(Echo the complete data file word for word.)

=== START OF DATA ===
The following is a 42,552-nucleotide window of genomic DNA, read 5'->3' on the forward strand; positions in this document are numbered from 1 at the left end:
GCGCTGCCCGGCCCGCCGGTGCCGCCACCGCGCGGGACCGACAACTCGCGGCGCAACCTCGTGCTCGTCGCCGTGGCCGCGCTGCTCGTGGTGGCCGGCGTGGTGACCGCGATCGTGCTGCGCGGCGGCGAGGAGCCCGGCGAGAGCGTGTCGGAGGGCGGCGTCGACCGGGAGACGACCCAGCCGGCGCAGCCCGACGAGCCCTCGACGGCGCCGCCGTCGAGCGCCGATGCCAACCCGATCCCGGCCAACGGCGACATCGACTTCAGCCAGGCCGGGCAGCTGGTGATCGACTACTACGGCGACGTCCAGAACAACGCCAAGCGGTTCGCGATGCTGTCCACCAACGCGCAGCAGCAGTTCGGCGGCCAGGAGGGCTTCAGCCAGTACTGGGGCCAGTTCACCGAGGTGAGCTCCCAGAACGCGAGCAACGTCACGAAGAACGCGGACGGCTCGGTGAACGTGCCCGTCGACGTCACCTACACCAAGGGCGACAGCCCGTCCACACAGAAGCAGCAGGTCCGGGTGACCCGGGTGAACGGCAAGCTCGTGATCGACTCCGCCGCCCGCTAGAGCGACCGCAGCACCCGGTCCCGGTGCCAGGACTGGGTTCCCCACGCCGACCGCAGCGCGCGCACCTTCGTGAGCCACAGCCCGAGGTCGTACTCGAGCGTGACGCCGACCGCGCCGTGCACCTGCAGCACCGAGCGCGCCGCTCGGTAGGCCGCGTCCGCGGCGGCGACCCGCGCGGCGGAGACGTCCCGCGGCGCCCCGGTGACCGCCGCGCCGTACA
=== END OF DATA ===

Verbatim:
The following is a 42,552-nucleotide window of genomic DNA, read 5'->3' on the forward strand; positions in this document are numbered from 1 at the left end:
GCGCTGCCCGGCCCGCCGGTGCCGCCACCGCGCGGGACCGACAACTCGCGGCGCAACCTCGTGCTCGTCGCCGTGGCCGCGCTGCTCGTGGTGGCCGGCGTGGTGACCGCGATCGTGCTGCGCGGCGGCGAGGAGCCCGGCGAGAGCGTGTCGGAGGGCGGCGTCGACCGGGAGACGACCCAGCCGGCGCAGCCCGACGAGCCCTCGACGGCGCCGCCGTCGAGCGCCGATGCCAACCCGATCCCGGCCAACGGCGACATCGACTTCAGCCAGGCCGGGCAGCTGGTGATCGACTACTACGGCGACGTCCAGAACAACGCCAAGCGGTTCGCGATGCTGTCCACCAACGCGCAGCAGCAGTTCGGCGGCCAGGAGGGCTTCAGCCAGTACTGGGGCCAGTTCACCGAGGTGAGCTCCCAGAACGCGAGCAACGTCACGAAGAACGCGGACGGCTCGGTGAACGTGCCCGTCGACGTCACCTACACCAAGGGCGACAGCCCGTCCACACAGAAGCAGCAGGTCCGGGTGACCCGGGTGAACGGCAAGCTCGTGATCGACTCCGCCGCCCGCTAGAGCGACCGCAGCACCCGGTCCCGGTGCCAGGACTGGGTTCCCCACGCCGACCGCAGCGCGCGCACCTTCGTGAGCCACAGCCCGAGGTCGTACTCGAGCGTGACGCCGACCGCGCCGTGCACCTGCAGCACCGAGCGCGCCGCTCGGTAGGCCGCGTCCGCGGCGGCGACCCGCGCGGCGGAGACGTCCCGCGGCGCCCCGGTGACCGCCGCGCCGTACA